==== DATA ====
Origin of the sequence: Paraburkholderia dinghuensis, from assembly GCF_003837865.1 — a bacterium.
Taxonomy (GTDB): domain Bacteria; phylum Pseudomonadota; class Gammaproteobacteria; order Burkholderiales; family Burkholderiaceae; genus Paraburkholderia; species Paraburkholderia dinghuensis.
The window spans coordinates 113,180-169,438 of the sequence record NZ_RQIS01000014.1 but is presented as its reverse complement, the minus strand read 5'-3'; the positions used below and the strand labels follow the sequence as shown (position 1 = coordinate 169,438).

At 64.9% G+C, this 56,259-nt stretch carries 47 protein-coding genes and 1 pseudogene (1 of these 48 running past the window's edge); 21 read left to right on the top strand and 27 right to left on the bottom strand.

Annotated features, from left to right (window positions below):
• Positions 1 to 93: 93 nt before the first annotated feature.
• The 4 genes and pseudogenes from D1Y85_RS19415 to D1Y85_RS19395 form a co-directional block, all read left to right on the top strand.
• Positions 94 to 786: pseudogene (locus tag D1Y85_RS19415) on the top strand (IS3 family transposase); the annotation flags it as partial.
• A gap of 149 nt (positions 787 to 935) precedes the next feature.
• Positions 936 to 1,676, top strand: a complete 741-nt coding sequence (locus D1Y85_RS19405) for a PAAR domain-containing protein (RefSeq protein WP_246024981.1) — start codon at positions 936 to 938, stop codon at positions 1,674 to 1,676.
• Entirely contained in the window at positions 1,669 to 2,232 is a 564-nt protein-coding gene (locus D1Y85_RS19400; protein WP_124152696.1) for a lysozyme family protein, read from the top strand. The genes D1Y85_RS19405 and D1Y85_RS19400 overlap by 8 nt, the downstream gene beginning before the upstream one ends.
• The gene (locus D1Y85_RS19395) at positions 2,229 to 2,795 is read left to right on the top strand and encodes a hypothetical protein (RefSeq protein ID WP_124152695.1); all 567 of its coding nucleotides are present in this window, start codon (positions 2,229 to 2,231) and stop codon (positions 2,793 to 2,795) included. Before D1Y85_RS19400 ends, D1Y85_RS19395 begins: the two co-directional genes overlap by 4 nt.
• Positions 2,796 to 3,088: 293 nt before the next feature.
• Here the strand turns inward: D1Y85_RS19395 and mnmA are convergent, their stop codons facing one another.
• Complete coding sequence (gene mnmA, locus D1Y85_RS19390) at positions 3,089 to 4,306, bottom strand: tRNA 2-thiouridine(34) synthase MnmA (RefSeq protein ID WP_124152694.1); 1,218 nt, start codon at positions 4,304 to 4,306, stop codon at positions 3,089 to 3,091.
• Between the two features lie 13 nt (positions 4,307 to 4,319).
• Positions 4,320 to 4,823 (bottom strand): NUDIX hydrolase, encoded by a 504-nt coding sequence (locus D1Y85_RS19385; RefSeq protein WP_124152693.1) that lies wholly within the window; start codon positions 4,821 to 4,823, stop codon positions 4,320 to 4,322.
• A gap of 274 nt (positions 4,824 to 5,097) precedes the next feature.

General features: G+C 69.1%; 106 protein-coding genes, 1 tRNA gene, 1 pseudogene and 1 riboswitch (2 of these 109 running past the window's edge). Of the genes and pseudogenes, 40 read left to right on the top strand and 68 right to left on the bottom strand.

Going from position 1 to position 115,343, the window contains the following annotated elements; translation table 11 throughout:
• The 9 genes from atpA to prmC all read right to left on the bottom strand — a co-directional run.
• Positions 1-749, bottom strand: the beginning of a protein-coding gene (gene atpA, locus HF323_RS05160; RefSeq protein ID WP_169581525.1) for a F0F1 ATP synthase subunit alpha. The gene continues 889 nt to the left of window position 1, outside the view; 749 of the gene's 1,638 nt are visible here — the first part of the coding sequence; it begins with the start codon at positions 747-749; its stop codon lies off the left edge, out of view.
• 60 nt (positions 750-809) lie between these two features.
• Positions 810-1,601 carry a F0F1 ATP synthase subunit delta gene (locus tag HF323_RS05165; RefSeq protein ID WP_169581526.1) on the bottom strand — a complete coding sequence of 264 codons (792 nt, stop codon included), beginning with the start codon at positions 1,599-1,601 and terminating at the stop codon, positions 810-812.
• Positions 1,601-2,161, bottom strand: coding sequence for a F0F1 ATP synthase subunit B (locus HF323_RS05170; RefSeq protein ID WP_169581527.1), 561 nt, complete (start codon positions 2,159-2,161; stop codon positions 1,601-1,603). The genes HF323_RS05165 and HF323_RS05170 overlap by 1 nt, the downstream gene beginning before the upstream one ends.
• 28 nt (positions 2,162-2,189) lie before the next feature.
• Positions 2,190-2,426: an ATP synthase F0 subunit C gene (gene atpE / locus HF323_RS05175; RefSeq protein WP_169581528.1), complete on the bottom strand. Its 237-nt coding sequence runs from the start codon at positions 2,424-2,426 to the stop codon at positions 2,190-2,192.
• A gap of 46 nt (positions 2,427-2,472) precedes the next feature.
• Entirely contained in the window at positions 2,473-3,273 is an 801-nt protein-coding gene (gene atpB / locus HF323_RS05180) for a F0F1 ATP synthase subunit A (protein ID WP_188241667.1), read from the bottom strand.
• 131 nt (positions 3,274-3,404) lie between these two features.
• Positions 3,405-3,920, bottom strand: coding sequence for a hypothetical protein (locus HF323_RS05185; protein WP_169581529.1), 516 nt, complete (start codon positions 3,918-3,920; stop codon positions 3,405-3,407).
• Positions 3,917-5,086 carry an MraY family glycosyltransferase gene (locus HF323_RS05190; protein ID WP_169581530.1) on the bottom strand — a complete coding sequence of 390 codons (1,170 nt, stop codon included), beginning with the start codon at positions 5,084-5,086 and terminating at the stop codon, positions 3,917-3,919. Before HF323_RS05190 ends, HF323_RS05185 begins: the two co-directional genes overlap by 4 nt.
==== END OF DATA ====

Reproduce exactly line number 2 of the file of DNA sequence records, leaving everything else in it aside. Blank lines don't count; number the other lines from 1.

Taxonomy (GTDB): domain Bacteria; phylum Pseudomonadota; class Gammaproteobacteria; order Burkholderiales; family Burkholderiaceae; genus Paraburkholderia; species Paraburkholderia dinghuensis.